Heterodera sp., Hoplolaimus sp., Rotylenchus sp. and
Xiphinema sp. (Potter and McKeown, unpublished). An
unfortunate but perhaps necessary habit in managing crop
damage has been to recommend remedial actions based on
the numbers of the most prevalent or the most severe single
species of nematode pathogen in the worst affected areas of
an affected field, after determining the population densities
of all of the various nematode species present. In circumstances where several pathogens co-habit in a damaged
crop, determining the extent to which each species contributes to the collective damage and, more importantly,
developing a plan for maximizing crop productivity in
future can be a difficult exercise. This problem was already
recognized at the inception of Canadian nematology
(Hastings and Bosher 1938), and demonstrated further by
subsequent distribution studies of multiple nematode infestations (Olthof and Hopper 1973; Olthof et al. 1982).
Particularly with species that parasitize different plant parts,
or species that inhabit different plants in a mixed-plant crop,
assessing damage is more complicated when loss estimates
are non-additive. As Barker and Koenning (1998) suggested
As information is forthcoming on soil biology, combinations of bacterivorous nematodes and growth-promoting
bacterial species could become diagnostic or keystone
species to assess soil quality and health in sustainable nematode and crop management. Further research with multiplespecies complexes is needed to improve on the ability to
evade crop losses resulting from excessively diverse nematode populations in agriculture. Perhaps a different standard,
one based on the benefits of nitrogen-mineralizing (bacterivorous) nematode species (De Ruiter et al. 1993), would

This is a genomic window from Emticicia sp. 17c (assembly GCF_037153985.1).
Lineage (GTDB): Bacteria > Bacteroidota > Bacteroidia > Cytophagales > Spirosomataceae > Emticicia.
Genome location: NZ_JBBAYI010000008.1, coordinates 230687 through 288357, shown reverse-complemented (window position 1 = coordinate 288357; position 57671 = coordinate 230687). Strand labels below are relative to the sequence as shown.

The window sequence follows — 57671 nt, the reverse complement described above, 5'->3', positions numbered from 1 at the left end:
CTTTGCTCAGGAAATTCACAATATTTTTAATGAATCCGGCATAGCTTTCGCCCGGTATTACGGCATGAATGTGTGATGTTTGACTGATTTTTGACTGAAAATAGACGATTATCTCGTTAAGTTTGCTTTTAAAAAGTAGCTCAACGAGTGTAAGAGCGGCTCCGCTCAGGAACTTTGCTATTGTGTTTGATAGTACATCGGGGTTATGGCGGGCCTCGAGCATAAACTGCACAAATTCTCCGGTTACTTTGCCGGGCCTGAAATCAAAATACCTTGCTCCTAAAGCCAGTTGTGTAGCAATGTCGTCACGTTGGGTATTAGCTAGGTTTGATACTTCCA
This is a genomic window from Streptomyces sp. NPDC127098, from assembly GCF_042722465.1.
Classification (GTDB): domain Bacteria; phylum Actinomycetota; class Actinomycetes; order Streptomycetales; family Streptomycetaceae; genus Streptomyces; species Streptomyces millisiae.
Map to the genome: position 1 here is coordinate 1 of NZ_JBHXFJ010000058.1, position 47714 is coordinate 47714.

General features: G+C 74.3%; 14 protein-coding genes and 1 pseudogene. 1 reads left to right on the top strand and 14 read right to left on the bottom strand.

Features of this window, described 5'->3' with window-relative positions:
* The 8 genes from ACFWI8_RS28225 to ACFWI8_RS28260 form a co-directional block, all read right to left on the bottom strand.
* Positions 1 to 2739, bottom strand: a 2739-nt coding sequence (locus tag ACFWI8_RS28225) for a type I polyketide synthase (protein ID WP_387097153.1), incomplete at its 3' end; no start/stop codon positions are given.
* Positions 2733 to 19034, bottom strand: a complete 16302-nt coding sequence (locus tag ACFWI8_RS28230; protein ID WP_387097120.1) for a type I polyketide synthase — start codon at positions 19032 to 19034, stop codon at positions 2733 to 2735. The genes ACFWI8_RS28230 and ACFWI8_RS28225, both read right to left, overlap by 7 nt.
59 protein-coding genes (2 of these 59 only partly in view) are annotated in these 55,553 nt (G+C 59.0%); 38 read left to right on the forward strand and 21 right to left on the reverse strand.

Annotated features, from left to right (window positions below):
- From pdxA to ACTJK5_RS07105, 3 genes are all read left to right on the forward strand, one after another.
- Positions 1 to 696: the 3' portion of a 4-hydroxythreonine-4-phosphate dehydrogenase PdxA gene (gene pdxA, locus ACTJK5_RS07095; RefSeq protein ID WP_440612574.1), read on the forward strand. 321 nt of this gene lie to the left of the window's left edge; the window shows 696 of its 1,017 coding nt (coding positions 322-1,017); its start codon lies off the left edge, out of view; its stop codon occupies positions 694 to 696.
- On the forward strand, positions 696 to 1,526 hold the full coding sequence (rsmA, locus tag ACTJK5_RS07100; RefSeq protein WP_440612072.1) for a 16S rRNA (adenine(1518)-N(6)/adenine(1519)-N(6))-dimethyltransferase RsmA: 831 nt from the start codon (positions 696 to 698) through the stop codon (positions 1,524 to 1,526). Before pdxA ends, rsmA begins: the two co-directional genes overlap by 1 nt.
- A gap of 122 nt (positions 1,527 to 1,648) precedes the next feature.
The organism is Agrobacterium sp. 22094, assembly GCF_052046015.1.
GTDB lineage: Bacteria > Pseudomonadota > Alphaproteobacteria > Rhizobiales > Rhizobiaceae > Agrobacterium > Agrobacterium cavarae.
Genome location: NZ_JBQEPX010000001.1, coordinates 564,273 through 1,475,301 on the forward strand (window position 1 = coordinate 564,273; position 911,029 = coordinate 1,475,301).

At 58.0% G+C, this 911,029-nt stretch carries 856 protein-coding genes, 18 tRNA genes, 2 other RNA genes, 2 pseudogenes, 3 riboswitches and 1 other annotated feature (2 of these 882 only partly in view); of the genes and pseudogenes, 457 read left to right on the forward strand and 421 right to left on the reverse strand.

be a preferable marker of soil biodiversity and soil health.
Biodiversity and Soils Management
From recent research on soil amendments and the fate of
introduced organic materials, it is clear that nematode numbers in the soil can be dramatically altered (Lazarovits, personal communication). Following the example of similar
work in other countries (Stirling 1991), the point is wellproven that agricultural inputs of organic matter, in particular nitrogenous material, will affect nematode populations,
whether directly (Rodriguez-Kabana 1986) or as an indirect
effect of alterations to soil microflora and subsequent alterations of soil chemistry (Rodriguez-Kabana et al. 1987).
What is presently not well understood is the type and quantity of inputs that will achieve a predictable result. Kerry
(1987) strongly advised against field use of large quantities
of soil amendments containing microbial biocontrol agents
against plant-parasitic nematodes, on the grounds that costs
of production, storage and application of such materials
makes their application inefficient and ineffective.
Alteration of relative amounts of supplement mineral elements, which either directly affect the nematodes physiology or which affect plants that have suppressive activity to

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CANADIAN JOURNAL OF SOIL SCIENCE

nematodes as a consequence of release or synthesis of stress


metabolites, is an aspect of soil fertility and quality that has
received attention, but is far from being a predictable and